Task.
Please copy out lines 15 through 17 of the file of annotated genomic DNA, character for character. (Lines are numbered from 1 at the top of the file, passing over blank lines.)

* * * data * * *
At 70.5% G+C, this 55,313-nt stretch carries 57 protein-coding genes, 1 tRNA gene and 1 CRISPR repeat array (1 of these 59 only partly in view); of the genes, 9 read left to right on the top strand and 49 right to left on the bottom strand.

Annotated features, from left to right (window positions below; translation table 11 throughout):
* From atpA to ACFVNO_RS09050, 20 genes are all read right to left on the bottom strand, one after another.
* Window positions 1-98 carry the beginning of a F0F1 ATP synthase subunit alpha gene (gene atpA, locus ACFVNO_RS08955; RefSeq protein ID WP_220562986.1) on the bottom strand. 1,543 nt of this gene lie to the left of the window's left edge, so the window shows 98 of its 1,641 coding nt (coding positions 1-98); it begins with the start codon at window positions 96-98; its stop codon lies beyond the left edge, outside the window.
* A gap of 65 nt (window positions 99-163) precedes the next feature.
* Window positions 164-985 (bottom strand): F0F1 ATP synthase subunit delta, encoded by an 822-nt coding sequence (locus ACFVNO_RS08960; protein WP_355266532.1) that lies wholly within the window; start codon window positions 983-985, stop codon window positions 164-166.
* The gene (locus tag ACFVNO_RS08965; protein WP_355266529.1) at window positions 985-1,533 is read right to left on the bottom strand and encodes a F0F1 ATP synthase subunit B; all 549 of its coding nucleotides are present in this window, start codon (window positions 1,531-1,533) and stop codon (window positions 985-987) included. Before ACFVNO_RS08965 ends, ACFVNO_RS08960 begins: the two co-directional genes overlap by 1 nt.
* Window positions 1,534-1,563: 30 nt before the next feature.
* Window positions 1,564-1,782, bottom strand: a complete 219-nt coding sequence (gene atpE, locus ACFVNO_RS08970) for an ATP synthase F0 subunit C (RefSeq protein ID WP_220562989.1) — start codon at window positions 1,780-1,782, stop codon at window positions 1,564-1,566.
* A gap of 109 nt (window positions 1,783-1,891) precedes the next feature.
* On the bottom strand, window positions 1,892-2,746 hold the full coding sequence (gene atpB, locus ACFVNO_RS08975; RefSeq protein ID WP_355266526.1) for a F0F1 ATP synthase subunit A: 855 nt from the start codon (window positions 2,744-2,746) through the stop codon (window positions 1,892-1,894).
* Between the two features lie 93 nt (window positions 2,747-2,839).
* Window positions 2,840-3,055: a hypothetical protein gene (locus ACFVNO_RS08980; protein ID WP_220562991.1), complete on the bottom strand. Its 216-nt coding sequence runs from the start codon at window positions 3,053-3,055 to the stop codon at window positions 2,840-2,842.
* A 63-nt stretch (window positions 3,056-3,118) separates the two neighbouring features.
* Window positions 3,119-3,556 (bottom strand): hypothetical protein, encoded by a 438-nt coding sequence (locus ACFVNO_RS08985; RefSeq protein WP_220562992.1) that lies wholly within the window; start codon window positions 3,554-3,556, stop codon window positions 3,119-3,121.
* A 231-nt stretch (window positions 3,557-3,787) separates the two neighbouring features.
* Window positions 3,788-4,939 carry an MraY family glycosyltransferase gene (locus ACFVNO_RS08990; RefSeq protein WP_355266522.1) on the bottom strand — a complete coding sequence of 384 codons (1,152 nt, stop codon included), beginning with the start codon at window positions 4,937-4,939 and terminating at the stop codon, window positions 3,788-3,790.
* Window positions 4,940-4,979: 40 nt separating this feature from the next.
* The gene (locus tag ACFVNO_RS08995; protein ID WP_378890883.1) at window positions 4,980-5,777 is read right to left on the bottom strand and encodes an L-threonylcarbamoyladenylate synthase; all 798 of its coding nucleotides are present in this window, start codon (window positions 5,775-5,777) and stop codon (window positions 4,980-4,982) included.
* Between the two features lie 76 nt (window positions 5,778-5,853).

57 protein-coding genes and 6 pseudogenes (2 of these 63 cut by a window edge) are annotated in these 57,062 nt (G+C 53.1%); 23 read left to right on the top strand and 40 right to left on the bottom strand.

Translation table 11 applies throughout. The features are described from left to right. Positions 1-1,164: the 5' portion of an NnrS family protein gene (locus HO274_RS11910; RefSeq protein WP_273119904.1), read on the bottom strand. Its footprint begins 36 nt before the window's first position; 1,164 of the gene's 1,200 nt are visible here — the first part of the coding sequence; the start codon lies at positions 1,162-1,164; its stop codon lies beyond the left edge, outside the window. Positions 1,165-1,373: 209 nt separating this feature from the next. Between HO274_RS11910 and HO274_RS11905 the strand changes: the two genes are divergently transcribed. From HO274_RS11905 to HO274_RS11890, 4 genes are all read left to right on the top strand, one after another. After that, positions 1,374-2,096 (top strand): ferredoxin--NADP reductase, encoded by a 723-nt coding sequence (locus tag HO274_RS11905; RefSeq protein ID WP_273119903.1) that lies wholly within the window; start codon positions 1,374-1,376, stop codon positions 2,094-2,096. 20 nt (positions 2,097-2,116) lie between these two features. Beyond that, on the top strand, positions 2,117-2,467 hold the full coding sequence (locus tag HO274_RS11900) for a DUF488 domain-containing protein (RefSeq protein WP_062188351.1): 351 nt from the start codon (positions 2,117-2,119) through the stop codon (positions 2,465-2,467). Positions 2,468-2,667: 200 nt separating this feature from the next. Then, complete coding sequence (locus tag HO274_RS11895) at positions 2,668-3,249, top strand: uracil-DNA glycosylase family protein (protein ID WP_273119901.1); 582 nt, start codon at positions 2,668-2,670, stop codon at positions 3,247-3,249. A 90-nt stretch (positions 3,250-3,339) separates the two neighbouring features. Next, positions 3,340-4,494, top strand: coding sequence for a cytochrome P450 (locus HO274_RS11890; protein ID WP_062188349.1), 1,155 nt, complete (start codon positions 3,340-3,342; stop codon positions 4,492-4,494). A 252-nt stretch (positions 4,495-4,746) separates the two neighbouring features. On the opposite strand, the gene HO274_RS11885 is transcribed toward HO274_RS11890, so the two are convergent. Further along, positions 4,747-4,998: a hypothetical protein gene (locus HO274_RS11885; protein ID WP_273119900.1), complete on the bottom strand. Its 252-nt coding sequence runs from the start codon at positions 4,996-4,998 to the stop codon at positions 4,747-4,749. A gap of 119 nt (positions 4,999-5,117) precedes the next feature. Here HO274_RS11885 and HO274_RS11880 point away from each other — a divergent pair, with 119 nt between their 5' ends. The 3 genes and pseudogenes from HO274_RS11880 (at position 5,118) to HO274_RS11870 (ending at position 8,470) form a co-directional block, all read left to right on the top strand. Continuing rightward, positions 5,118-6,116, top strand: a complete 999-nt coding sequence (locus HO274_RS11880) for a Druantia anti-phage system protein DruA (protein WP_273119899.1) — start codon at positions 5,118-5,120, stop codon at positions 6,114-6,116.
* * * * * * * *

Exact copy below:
* Window positions 3,119-3,556 (bottom strand): hypothetical protein, encoded by a 438-nt coding sequence (locus ACFVNO_RS08985; RefSeq protein WP_220562992.1) that lies wholly within the window; start codon window positions 3,554-3,556, stop codon window positions 3,119-3,121.
* A 231-nt stretch (window positions 3,557-3,787) separates the two neighbouring features.
* Window positions 3,788-4,939 carry an MraY family glycosyltransferase gene (locus ACFVNO_RS08990; RefSeq protein WP_355266522.1) on the bottom strand — a complete coding sequence of 384 codons (1,152 nt, stop codon included), beginning with the start codon at window positions 4,937-4,939 and terminating at the stop codon, window positions 3,788-3,790.